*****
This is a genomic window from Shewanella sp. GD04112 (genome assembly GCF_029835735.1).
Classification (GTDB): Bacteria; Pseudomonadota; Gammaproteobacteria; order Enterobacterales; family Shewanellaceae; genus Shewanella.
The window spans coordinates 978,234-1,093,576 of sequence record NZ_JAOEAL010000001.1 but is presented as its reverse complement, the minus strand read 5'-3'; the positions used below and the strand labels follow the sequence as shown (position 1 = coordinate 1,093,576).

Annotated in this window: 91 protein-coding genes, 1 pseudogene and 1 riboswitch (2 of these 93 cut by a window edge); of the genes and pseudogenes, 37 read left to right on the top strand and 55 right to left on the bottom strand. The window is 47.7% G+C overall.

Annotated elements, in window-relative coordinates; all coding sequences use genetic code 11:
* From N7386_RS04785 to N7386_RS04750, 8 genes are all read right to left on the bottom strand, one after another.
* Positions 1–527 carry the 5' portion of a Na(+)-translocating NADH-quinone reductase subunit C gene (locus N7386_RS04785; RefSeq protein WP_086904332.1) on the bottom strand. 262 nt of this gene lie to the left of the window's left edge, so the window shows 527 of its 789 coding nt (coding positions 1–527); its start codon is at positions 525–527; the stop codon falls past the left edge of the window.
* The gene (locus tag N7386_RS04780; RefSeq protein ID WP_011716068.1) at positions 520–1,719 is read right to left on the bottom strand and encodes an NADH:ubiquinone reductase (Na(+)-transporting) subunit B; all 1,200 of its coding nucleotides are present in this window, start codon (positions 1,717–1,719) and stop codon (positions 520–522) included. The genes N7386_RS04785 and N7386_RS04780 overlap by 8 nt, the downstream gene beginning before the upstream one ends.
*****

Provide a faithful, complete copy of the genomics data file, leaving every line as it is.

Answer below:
This is a genomic window from Shewanella sp. GD04112 (genome assembly GCF_029835735.1).
Classification (GTDB): Bacteria; Pseudomonadota; Gammaproteobacteria; order Enterobacterales; family Shewanellaceae; genus Shewanella.
The window spans coordinates 978,234-1,093,576 of sequence record NZ_JAOEAL010000001.1 but is presented as its reverse complement, the minus strand read 5'-3'; the positions used below and the strand labels follow the sequence as shown (position 1 = coordinate 1,093,576).

Annotated in this window: 91 protein-coding genes, 1 pseudogene and 1 riboswitch (2 of these 93 cut by a window edge); of the genes and pseudogenes, 37 read left to right on the top strand and 55 right to left on the bottom strand. The window is 47.7% G+C overall.

Annotated elements, in window-relative coordinates; all coding sequences use genetic code 11:
* From N7386_RS04785 to N7386_RS04750, 8 genes are all read right to left on the bottom strand, one after another.
* Positions 1–527 carry the 5' portion of a Na(+)-translocating NADH-quinone reductase subunit C gene (locus N7386_RS04785; RefSeq protein WP_086904332.1) on the bottom strand. 262 nt of this gene lie to the left of the window's left edge, so the window shows 527 of its 789 coding nt (coding positions 1–527); its start codon is at positions 525–527; the stop codon falls past the left edge of the window.
* The gene (locus tag N7386_RS04780; RefSeq protein ID WP_011716068.1) at positions 520–1,719 is read right to left on the bottom strand and encodes an NADH:ubiquinone reductase (Na(+)-transporting) subunit B; all 1,200 of its coding nucleotides are present in this window, start codon (positions 1,717–1,719) and stop codon (positions 520–522) included. The genes N7386_RS04785 and N7386_RS04780 overlap by 8 nt, the downstream gene beginning before the upstream one ends.